Remember that judges only have a few moments to read the section about how the style relates to the problem solution. They shouldn’t have to wonder what your performance means or what you were getting at. Make it clear.

8. Be unique.

Ask the team if they think their theme will be unusual or if everyone else will think of it. Some of our best ideas came from looking at our brainstorming list and putting together parts that do not seem to go together. Our performance two years ago was Romeo & Juliet told from the point of view of shoe puppets. We knew that no one else would have an identical theme. Common themes are okay if they can be handled in a novel way. Novelty, however, is the key.

9. Remember who the judges are.

Judges are adults. Ask the team if adults will find what they are doing funny. Adults usually do not find toilet jokes funny, although fourth graders may think they are hysterical. Beware smacking each other and running around aimlessly. A talented team can pull off a Keystone Kops routine with style, but this can run the risk of looking disorganized (and knocking down props along the way).

10. Be sensitive.

Humor is subjective. Think about whether what you do and say may offend someone. Ask the team whether anyone’s feelings might be hurt by this presentation. Be aware of language. Are there potential slurs or words adults consider swears in the performance? This may work against your performance. Many judges are also offended by gratuitous violence. It is the team’s choice as to how they present themselves, but you can reasonably ask if anyone might be offended by their performance. They may still choose to proceed in the same way, but they have been forewarned.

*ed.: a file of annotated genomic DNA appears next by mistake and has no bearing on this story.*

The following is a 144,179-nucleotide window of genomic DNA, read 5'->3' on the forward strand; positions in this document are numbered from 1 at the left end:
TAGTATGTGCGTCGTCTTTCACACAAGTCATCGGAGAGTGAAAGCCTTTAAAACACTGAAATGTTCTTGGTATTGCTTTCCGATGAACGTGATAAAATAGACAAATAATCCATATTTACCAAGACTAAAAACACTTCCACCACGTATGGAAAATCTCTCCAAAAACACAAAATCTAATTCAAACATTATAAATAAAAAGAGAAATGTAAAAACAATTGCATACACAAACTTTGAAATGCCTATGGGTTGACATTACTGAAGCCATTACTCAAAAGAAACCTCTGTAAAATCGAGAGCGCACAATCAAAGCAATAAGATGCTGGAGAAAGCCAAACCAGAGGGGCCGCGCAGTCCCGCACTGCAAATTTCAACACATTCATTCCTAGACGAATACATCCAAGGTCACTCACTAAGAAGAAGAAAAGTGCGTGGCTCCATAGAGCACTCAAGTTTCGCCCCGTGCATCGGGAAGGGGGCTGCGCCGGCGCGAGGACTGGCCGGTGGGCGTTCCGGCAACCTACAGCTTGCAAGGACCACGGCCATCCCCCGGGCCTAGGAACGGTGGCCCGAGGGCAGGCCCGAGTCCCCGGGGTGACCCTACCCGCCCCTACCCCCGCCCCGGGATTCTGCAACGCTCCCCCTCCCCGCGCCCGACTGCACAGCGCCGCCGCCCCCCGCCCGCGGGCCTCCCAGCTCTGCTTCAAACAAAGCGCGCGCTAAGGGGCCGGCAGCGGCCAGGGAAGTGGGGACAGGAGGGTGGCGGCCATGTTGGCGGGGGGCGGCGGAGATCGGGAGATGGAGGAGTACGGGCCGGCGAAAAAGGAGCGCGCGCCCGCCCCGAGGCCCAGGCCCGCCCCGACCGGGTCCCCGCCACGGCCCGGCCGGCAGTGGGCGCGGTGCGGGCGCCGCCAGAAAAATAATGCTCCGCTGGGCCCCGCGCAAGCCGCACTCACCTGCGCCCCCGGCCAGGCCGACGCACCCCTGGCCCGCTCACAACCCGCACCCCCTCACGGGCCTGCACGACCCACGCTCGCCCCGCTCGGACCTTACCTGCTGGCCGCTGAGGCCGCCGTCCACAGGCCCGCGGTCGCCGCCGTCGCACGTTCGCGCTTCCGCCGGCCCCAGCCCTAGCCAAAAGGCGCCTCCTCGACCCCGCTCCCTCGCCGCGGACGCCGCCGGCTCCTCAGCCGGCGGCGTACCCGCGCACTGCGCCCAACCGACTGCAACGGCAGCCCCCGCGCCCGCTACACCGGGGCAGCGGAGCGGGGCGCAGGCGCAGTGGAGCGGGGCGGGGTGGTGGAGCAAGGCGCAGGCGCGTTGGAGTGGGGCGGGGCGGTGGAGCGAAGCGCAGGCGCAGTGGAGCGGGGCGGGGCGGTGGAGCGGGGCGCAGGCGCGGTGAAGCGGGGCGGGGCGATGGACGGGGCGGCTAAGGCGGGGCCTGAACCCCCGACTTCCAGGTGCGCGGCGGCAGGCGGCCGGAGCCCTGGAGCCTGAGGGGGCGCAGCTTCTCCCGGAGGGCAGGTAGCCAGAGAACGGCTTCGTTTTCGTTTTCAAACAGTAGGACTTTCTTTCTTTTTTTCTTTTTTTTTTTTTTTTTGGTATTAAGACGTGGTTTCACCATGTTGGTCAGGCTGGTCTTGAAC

11. Watch other performances at your State Tournament.

If time allows, watch other teams perform. Appreciate what they have done well. Critique what other teams have done and think about what made them unique or special.

12. Keep a lot of stuff in your house.

You never know what you’ll need. Go to your local recycling center and collect up assorted “junque”. You can never tell which items will become just the right treasure. Some supplies that you might want to have handy are:

refrigerator and other cardboard boxes poster board duct tape

markers Velcro fasteners masking tape

paint brushes, primer paint newspapers (to protect work glitter

standard workshop tools: screwdrivers, areas and for papier mache) tempera paints

hammer, pliers, glue gun and glue white and carpenter’s glue aluminum foil

sticks, tape measure, nails and old white sheets pie pans

screws, hooks and eyes, band or other paper towel rolls fabric scraps

saw, utility and x-acto knives construction paper batting, poly-fil

wood scraps

And, most importantly, pizza!

13. Read all materials carefully.

Make sure that the team understands what they are to do. Read and be familiar with the rules. Read and re-read the problem. Don’t lose points because of carelessness in following rules.

14. Be wary of things that are “good ‘nuf”.

Think quality. Ask the team repeatedly, “Is there anything you can do to make this better?” Encourage them to stretch and surpass what they ever thought they could do. Have them evaluate what they think they might score on each element; it may point up their strengths and/or shortcomings and encourage the team to put that little extra into their performance.